Mount Royal Recreation staff are excited for you to come work out with them
Cheryl Thurston, fitness co-ordinator for Mount Royal Recreation, said, “One of the primary responsibilities of the fitness instructors is to welcome you, make you feel comfortable in the class and allow the class to be modifiable for everybody.”
Thurston notes that if you feel a bit uncomfortable during your first visit, chances are half the people in that class are feeling the same way.
Thurston often hears the word “intimidating” associated with workout classes because an individual often feels everyone else knows what they are doing.
Photo By Melanie WalshShe shares that if you get to know someone in your class, it can really help.
This fall, Thurston will be teaching Turbo Kick at noon on Mondays. A spinoff of Tae Bo, a martial arts inspired workout, this class is similar to choreographed kickboxing. Even though it is a cardiovascular workout, the class is for everyone.
“Everyone moves in their own way, it’s comfortable and really empowering,” said Thurston.
She always adds in some high fives at the end of the class and everyone leaves feeling energized.
Having fun and being active is really what fitness classes are about. Thurston and other instructors are passionate about their classes and are excited to share with others.
Reach for it
Derek Wilding, MRU Rec’s climbing co-ordinator, was a boy when he first tried rock climbing. From that moment on, he was hooked on the unique sport and ready to face the challenges that came with scrambling up mountains.
Rock climbing is a physically and mentally challenging sport, relying on body strength and the mind to overcome fears and dangers associated with scaling a mountainside.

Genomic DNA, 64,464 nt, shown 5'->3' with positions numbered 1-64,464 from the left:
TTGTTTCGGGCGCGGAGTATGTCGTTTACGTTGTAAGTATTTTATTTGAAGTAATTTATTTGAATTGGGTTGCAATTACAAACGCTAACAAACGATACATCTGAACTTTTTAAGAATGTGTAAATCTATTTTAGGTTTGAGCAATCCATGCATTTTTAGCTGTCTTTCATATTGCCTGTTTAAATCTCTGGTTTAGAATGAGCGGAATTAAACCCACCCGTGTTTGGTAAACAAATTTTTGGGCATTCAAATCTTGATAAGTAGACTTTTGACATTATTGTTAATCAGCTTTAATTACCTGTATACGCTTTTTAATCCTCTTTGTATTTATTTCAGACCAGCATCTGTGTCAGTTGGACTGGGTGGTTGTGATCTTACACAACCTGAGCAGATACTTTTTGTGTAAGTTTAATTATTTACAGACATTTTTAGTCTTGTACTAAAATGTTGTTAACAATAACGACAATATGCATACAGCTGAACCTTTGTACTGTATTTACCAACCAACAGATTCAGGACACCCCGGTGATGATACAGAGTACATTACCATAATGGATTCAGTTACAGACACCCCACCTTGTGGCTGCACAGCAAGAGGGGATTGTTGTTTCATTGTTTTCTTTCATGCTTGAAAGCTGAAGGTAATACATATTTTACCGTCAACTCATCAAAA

Wilding is passionate about rock climbing and wants more people to try it.
Photo By Melanie Walsh “I encourage folks just to walk into the wall any time it is open and chat with the staff working in there,” Wilding said.
The Climbing Centre can be intimidating because it is enclosed, but according to Wilding, once you walk in the vibe is relaxed.
“I think one of the benefits to the facility we have here is the auto blade units we have. Someone can come in with absolutely no experience and take a quick 10- to 15-minute orientation and then climb independently,” Wilding said.
Wildling added that a fear of heights is manageable. The wall at Rec is more than 40 feet high but climbers do not have to reach for the top — climb to where you are comfortable and then head back down. You can also try “bouldering” which doesn’t require as much height, only about 12 feet, where you can jump off or climb down from there.
MRU Rec offers a variety of different courses, covering the basics so no one needs to feel intimidated to try getting exercise.
Photo by Melanie WalshSamantha Fryer, a fitness assistant with Mount Royal Recreation, is a group instructor for Spin Strong, Bike and Body Bootcamp, as well as TRX and yoga classes.
Fryer thinks people are intimidated to go to the gym because they think it’s just filled with athletes, Olympic-calibre lifters and extremely fit people. Not true.
“There are a lot of beginners out there and people that are out of shape, everyone starts somewhere.”
Fryer explained that when in the gym it is important to focus on yourself. Other people can spend two to three hours training for a competition, but that’s not you.
“If you just want an overall healthy lifestyle to maintain your weight or lose weight you don’t need to spend hours in the gym,” said Fryer.
“There are some people like, ‘I need a trainer the whole time because if I’m not with a trainer I’m not going to do it,’” said Fryer. Personal training sessions at MRU Rec are inexpensive with student and group rates available. Find someone sporting the blue MRU vest and they will be more than happy to help.
Fryer also said there are some people saying, “‘I don’t know what to do, I’m stuck, I’ve never worked out before, I need some guidance.’” For those people MRU Rec offers a 12-week plan where you meet with a trainer to establish a program and then do it on your own for a month. After that, you and your instructor work out a plan for the next month.
“It sets them up and then when they are finished they have the education and the knowledge to continue on their own,” said Fryer.
Fryer encourages any person who is uncertain which workout is best for them to head down to the fitness centre to chat with the staff and ask questions.